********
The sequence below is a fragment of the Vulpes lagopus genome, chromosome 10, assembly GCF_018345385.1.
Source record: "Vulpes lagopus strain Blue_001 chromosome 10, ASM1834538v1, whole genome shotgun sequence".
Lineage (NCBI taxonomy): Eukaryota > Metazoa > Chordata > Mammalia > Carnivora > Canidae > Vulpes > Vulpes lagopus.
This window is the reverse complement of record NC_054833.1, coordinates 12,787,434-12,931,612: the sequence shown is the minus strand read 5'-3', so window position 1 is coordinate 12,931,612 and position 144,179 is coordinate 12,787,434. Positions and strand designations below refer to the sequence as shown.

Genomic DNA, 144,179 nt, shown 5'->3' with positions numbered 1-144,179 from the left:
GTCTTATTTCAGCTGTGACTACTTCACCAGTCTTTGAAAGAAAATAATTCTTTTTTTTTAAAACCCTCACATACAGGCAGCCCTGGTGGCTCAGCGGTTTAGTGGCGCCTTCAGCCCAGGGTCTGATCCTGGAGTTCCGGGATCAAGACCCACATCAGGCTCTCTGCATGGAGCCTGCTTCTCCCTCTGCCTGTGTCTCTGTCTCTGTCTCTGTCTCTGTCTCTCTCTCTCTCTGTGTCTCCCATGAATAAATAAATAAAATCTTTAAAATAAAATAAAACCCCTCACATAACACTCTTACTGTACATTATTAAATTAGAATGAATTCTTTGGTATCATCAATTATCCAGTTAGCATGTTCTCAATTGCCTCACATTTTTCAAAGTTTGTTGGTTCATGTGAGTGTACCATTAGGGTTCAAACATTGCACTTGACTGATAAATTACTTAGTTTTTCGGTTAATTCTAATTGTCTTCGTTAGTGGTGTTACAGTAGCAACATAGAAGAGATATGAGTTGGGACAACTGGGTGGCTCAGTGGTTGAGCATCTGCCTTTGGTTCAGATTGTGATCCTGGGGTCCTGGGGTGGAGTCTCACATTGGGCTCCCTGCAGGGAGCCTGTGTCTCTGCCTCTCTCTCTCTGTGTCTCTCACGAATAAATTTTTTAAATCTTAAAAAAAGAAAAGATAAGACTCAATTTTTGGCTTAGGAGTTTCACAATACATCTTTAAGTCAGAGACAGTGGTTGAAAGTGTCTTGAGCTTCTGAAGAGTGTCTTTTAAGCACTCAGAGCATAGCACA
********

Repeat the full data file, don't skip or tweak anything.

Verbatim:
The sequence below is a fragment of the Vulpes lagopus genome, chromosome 10, assembly GCF_018345385.1.
Source record: "Vulpes lagopus strain Blue_001 chromosome 10, ASM1834538v1, whole genome shotgun sequence".
Lineage (NCBI taxonomy): Eukaryota > Metazoa > Chordata > Mammalia > Carnivora > Canidae > Vulpes > Vulpes lagopus.
This window is the reverse complement of record NC_054833.1, coordinates 12,787,434-12,931,612: the sequence shown is the minus strand read 5'-3', so window position 1 is coordinate 12,931,612 and position 144,179 is coordinate 12,787,434. Positions and strand designations below refer to the sequence as shown.

Genomic DNA, 144,179 nt, shown 5'->3' with positions numbered 1-144,179 from the left:
GTCTTATTTCAGCTGTGACTACTTCACCAGTCTTTGAAAGAAAATAATTCTTTTTTTTTAAAACCCTCACATACAGGCAGCCCTGGTGGCTCAGCGGTTTAGTGGCGCCTTCAGCCCAGGGTCTGATCCTGGAGTTCCGGGATCAAGACCCACATCAGGCTCTCTGCATGGAGCCTGCTTCTCCCTCTGCCTGTGTCTCTGTCTCTGTCTCTGTCTCTGTCTCTCTCTCTCTCTGTGTCTCCCATGAATAAATAAATAAAATCTTTAAAATAAAATAAAACCCCTCACATAACACTCTTACTGTACATTATTAAATTAGAATGAATTCTTTGGTATCATCAATTATCCAGTTAGCATGTTCTCAATTGCCTCACATTTTTCAAAGTTTGTTGGTTCATGTGAGTGTACCATTAGGGTTCAAACATTGCACTTGACTGATAAATTACTTAGTTTTTCGGTTAATTCTAATTGTCTTCGTTAGTGGTGTTACAGTAGCAACATAGAAGAGATATGAGTTGGGACAACTGGGTGGCTCAGTGGTTGAGCATCTGCCTTTGGTTCAGATTGTGATCCTGGGGTCCTGGGGTGGAGTCTCACATTGGGCTCCCTGCAGGGAGCCTGTGTCTCTGCCTCTCTCTCTCTGTGTCTCTCACGAATAAATTTTTTAAATCTTAAAAAAAGAAAAGATAAGACTCAATTTTTGGCTTAGGAGTTTCACAATACATCTTTAAGTCAGAGACAGTGGTTGAAAGTGTCTTGAGCTTCTGAAGAGTGTCTTTTAAGCACTCAGAGCATAGCACA